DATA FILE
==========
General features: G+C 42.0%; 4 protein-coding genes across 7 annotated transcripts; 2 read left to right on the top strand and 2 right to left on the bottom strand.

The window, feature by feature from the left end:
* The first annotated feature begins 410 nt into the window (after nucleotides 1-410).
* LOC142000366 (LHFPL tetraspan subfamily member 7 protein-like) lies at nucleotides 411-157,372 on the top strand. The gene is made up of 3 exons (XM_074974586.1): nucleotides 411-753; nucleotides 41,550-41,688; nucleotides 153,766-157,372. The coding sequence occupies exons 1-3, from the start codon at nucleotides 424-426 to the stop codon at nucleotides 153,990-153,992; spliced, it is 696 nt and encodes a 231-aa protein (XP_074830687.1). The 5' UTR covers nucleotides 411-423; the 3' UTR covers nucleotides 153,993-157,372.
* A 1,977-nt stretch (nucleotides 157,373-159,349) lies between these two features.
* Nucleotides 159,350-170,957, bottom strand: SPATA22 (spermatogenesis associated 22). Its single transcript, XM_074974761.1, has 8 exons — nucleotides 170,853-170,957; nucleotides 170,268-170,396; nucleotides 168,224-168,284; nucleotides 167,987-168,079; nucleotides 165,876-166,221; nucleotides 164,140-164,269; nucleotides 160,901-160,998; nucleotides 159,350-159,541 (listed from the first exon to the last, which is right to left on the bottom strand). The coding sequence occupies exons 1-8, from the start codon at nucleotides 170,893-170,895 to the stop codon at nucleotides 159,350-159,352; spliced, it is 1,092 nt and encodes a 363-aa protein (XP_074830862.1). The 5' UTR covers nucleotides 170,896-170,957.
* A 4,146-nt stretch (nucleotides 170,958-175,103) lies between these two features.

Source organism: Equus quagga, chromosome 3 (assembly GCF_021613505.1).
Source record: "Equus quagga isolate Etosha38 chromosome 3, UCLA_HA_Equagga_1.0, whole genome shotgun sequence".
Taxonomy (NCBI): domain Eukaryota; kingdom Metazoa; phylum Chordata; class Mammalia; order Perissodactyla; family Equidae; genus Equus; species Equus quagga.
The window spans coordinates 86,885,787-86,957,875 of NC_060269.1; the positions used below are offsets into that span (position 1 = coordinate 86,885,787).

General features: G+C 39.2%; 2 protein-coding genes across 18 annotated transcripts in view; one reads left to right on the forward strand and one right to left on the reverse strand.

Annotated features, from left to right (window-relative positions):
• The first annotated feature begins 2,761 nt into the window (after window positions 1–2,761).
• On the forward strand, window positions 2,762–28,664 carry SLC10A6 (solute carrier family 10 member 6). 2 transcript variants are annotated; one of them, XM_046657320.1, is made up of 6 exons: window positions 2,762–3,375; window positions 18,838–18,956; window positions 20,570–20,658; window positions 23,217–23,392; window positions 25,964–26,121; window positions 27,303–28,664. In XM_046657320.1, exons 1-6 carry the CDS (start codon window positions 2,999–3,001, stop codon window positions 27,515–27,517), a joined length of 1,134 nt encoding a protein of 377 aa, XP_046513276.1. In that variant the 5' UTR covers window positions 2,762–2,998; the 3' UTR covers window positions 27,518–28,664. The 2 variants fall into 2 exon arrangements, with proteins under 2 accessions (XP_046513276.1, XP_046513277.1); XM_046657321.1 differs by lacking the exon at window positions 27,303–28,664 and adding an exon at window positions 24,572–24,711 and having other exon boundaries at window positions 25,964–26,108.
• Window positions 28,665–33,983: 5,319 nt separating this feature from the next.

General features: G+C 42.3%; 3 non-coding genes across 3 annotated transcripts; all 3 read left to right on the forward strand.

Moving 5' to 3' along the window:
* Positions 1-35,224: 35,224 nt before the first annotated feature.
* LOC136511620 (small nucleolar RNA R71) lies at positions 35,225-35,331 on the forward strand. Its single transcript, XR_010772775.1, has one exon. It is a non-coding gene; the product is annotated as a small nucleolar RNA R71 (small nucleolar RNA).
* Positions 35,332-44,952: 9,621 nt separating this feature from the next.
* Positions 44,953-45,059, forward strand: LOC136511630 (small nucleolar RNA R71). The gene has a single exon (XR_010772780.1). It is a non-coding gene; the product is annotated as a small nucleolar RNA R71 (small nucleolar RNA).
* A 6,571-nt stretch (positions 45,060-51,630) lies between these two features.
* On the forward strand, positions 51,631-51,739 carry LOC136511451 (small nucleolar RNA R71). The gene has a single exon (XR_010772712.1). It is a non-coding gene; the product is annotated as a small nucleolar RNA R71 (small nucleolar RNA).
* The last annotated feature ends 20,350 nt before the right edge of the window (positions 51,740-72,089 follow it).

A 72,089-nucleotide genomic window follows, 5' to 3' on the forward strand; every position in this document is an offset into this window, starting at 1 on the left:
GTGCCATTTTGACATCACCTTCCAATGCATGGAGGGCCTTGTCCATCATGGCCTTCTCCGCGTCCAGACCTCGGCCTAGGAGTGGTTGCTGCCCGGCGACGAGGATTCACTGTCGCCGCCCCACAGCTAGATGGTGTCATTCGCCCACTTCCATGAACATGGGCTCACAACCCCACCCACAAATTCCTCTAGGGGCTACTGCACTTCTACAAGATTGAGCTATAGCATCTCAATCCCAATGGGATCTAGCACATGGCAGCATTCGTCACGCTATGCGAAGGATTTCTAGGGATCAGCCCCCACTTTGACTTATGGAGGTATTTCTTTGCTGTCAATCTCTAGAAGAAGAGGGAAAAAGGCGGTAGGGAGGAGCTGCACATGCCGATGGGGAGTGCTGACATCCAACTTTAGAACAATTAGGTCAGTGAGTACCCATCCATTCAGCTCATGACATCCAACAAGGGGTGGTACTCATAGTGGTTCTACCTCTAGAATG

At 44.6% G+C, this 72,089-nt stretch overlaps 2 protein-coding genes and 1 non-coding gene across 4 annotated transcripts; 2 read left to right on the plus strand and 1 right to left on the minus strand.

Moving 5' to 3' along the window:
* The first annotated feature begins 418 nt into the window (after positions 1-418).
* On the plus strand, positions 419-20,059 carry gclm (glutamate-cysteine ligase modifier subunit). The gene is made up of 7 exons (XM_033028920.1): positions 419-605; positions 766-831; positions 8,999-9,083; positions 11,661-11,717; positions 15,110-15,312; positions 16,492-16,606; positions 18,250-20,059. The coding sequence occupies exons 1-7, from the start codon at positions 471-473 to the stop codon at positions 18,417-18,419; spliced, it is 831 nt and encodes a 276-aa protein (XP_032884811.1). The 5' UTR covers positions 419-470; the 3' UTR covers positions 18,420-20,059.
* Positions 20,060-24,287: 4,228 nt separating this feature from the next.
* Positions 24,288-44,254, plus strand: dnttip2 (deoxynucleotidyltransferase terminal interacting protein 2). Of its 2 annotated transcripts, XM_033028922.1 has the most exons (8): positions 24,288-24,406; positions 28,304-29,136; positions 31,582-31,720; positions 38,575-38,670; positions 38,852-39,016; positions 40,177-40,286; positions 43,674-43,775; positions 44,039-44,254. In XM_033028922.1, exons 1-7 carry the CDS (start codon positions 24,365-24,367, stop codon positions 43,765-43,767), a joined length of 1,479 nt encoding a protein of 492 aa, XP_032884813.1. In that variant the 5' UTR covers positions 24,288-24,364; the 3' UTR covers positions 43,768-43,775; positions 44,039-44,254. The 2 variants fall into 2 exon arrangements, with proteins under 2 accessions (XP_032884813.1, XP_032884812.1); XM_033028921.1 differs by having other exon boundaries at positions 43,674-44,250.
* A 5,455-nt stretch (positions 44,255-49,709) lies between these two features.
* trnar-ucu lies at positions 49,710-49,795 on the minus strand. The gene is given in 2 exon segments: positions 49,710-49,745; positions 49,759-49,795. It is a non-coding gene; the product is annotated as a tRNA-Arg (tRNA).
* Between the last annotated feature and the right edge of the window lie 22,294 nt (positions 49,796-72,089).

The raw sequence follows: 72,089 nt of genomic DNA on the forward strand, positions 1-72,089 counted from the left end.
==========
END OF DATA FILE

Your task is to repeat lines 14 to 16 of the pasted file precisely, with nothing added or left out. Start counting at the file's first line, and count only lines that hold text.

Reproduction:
• The first annotated feature begins 2,761 nt into the window (after window positions 1–2,761).
• On the forward strand, window positions 2,762–28,664 carry SLC10A6 (solute carrier family 10 member 6). 2 transcript variants are annotated; one of them, XM_046657320.1, is made up of 6 exons: window positions 2,762–3,375; window positions 18,838–18,956; window positions 20,570–20,658; window positions 23,217–23,392; window positions 25,964–26,121; window positions 27,303–28,664. In XM_046657320.1, exons 1-6 carry the CDS (start codon window positions 2,999–3,001, stop codon window positions 27,515–27,517), a joined length of 1,134 nt encoding a protein of 377 aa, XP_046513276.1. In that variant the 5' UTR covers window positions 2,762–2,998; the 3' UTR covers window positions 27,518–28,664. The 2 variants fall into 2 exon arrangements, with proteins under 2 accessions (XP_046513276.1, XP_046513277.1); XM_046657321.1 differs by lacking the exon at window positions 27,303–28,664 and adding an exon at window positions 24,572–24,711 and having other exon boundaries at window positions 25,964–26,108.
• Window positions 28,665–33,983: 5,319 nt separating this feature from the next.